Image of the logo for the University of Liberia carved into wood on a door. Beside it is a stairway leading up to a gazebo.

Digital Revolution: The Future of Higher Education in Liberia .

After decades of instability, how can Liberia build a 21st-century learning environment for its higher education institutions?

Icon of book and three pencils

The Liberian education system is recovering after decades of civil instability. The longstanding effects of two civil wars, exacerbated by school closures during the 2014-2015 Ebola outbreak, left Liberia with a fragile education system and even weaker information and communication technology (ICT) infrastructure. Although information is more accessible than ever, students and faculty at Liberia’s colleges and universities have limited opportunities to plug into today’s interconnected world. Internet at universities across the country is expensive and inconsistent, making it harder for students and faculty to collaborate, access educational resources, and keep up with modern institutions.

The USAID Digital Liberia and e-Government Capacity Building Activity project helped address these issues by improving connectivity and access to information across the country. Digital Liberia partnered with the University of Liberia to develop a comprehensive connectivity roadmap. The project procured and installed Wi-Fi equipment for more reliable internet access and linked four university campuses with a local intranet. The university’s chief information officer, Dr. Darren Wilkins, finds the changes encouraging. “The University of Liberia is undergoing a major transition, which includes digitization, automation of services, and connection to global resources for education and research,” he says. “To achieve this goal, ICT plays a crucial role. The Digital Liberia e-Government project’s assistance in building a campus network significantly impacts our efforts to achieve a 21st-century educational and research environment.”

This new IT infrastructure made it possible for the University of Liberia to become a founding member of the Liberia Research and Education Network (LRREN). Like similar networks worldwide, the LRREN will provide affordable, high-quality internet service for higher-education and research institutions across the country. LRREN membership enables students and faculty to access digital libraries, journals, and databases and collaborate with other national and regional networks. With the LRREN, universities in Liberia can enhance teaching and learning, paving the way for Liberia to excel in research and education.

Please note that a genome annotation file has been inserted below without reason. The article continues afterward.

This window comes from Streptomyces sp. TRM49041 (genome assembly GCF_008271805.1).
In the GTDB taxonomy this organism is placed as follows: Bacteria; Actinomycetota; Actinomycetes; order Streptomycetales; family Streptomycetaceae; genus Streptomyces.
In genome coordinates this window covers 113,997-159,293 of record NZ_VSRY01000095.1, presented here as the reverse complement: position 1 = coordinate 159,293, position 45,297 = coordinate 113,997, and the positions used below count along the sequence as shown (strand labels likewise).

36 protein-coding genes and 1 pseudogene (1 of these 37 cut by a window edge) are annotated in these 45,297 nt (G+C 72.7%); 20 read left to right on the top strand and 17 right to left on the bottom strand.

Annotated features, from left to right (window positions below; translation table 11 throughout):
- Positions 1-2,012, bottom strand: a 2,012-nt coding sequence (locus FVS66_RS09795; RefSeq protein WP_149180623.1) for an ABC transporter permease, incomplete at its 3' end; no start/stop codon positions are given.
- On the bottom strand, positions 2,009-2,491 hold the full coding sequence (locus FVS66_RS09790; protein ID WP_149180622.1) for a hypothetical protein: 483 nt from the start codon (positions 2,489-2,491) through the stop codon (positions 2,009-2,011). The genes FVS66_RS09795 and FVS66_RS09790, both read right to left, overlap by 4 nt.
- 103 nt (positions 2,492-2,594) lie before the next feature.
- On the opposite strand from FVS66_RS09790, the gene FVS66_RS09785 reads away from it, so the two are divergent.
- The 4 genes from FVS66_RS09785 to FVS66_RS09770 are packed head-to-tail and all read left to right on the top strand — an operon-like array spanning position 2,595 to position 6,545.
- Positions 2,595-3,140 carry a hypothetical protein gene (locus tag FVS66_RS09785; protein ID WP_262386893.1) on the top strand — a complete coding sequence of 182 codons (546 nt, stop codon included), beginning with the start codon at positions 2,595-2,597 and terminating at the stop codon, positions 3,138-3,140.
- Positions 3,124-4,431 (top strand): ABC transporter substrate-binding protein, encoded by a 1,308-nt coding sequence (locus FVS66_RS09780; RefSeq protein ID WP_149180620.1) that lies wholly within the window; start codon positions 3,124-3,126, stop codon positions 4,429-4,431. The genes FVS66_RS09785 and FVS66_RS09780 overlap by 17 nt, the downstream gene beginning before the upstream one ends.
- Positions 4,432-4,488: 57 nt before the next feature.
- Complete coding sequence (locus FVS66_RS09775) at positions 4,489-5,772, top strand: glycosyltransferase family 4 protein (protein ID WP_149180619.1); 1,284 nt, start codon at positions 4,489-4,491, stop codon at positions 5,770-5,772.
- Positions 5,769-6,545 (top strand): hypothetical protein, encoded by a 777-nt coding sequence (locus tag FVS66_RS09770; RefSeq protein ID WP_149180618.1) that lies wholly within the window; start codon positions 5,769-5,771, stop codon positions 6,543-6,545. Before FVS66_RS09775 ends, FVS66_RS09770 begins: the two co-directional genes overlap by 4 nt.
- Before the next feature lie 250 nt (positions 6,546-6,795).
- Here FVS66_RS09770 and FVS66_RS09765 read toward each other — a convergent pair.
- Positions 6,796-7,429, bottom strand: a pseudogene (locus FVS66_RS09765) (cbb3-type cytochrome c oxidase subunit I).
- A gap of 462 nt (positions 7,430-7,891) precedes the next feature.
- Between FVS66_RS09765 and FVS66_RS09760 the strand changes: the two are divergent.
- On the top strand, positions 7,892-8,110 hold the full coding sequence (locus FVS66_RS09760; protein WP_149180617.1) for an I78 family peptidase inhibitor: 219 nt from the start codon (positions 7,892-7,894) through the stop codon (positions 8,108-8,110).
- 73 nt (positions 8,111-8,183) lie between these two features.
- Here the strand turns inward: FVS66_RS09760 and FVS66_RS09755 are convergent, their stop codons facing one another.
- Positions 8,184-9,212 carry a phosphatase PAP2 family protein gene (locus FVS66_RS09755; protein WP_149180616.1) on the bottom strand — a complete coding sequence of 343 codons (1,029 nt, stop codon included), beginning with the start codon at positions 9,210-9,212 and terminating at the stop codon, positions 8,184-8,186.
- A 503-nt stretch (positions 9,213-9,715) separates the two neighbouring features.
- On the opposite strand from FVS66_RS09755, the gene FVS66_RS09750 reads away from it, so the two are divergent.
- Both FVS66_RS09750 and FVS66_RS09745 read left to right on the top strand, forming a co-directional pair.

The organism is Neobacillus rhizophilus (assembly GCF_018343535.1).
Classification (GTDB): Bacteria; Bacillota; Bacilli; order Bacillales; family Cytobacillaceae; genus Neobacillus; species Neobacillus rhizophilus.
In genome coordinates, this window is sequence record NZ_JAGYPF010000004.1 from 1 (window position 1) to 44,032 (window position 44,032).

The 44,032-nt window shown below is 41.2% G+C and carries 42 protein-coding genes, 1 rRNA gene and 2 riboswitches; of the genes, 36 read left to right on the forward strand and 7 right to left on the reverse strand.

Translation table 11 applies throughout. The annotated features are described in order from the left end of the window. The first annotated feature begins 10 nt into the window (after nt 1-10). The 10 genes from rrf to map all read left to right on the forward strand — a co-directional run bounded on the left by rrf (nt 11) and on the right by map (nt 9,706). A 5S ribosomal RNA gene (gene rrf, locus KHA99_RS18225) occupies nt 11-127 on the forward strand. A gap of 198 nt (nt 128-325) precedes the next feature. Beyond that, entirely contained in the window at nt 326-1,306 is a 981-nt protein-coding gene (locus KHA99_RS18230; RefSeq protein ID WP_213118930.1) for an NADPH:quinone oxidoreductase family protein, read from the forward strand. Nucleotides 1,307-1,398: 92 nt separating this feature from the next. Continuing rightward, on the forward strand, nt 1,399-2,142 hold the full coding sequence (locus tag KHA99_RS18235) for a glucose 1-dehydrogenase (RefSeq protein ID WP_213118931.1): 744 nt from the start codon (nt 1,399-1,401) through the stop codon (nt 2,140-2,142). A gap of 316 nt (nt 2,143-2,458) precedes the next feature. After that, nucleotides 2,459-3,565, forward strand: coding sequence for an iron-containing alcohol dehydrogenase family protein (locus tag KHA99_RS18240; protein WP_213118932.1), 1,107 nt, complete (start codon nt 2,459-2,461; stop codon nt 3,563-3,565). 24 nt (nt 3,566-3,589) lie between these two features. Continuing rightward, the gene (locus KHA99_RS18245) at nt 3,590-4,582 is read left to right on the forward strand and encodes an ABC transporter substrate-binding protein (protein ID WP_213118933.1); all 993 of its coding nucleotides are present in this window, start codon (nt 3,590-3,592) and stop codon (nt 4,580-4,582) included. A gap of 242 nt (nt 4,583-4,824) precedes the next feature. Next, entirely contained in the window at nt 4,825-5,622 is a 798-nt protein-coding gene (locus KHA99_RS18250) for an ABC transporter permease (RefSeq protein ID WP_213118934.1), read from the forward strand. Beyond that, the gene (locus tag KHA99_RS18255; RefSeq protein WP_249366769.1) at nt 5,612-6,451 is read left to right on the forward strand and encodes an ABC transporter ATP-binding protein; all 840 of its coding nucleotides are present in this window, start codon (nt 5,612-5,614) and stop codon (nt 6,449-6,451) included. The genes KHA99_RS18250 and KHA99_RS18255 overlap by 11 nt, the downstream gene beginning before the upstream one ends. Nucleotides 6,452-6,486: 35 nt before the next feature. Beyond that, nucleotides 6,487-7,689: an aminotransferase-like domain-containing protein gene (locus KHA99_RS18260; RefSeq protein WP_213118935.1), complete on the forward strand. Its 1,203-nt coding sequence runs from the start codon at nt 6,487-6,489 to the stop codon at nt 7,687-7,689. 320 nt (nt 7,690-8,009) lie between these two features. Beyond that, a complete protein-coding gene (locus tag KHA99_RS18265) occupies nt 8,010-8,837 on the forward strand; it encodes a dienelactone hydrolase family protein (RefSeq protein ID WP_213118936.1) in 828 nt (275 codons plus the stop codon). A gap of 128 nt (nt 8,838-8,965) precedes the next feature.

In 2019, presidents from 11 colleges and universities in Liberia signed a memorandum of understanding, becoming the founding members of the LRREN. Digital Liberia supported the LRREN in establishing a governance structure, becoming a legal entity, and preparing campuses to connect to regional and national networks. As Dr. Wilkins states, “The establishment of the LRREN, of which the University of Liberia is a part, and which is a strategic asset of economic and social value to Liberia, could not have come at a better time for a nation working vehemently for socioeconomic development.” In 2021, the Liberia Telecommunications Corporation issued a five-year, special-use internet service provider license to the LRREN, paving the way for it to equip all member institutions with low-cost internet capacity.

Enhanced access to the internet is already paying off. In 2019, before the COVID-19 pandemic brought the world to a halt, Digital Liberia helped the University of Liberia expand online learning opportunities for students by launching a new online platform – UL Online. The project also assisted the university in training its professors on ways to integrate the e-learning platform Moodle into their teaching. This training allowed the university to pivot to 100 percent e-learning during the pandemic, with 13,000 of the university’s 20,000 students remaining enrolled.

Digital Liberia helped to lay the foundation to transform the student and faculty experience in Liberia. Through more accessible information for research and learning, Liberia can continue to build a strong educational foundation and connect with the rest of the world.

Initiatives such as the LRREN are a part of a larger strategy to build ICT capacity in Liberia and are key to the Liberian government’s e-Government strategy for strengthening ICT infrastructure and improving the availability of ICT services in the country. Advancing this strategy was one of the main objectives of Digital Liberia, which ended in 2020. The project supported Liberia in creating a sound national ICT platform to enhance cross-sectoral development and promote economic growth.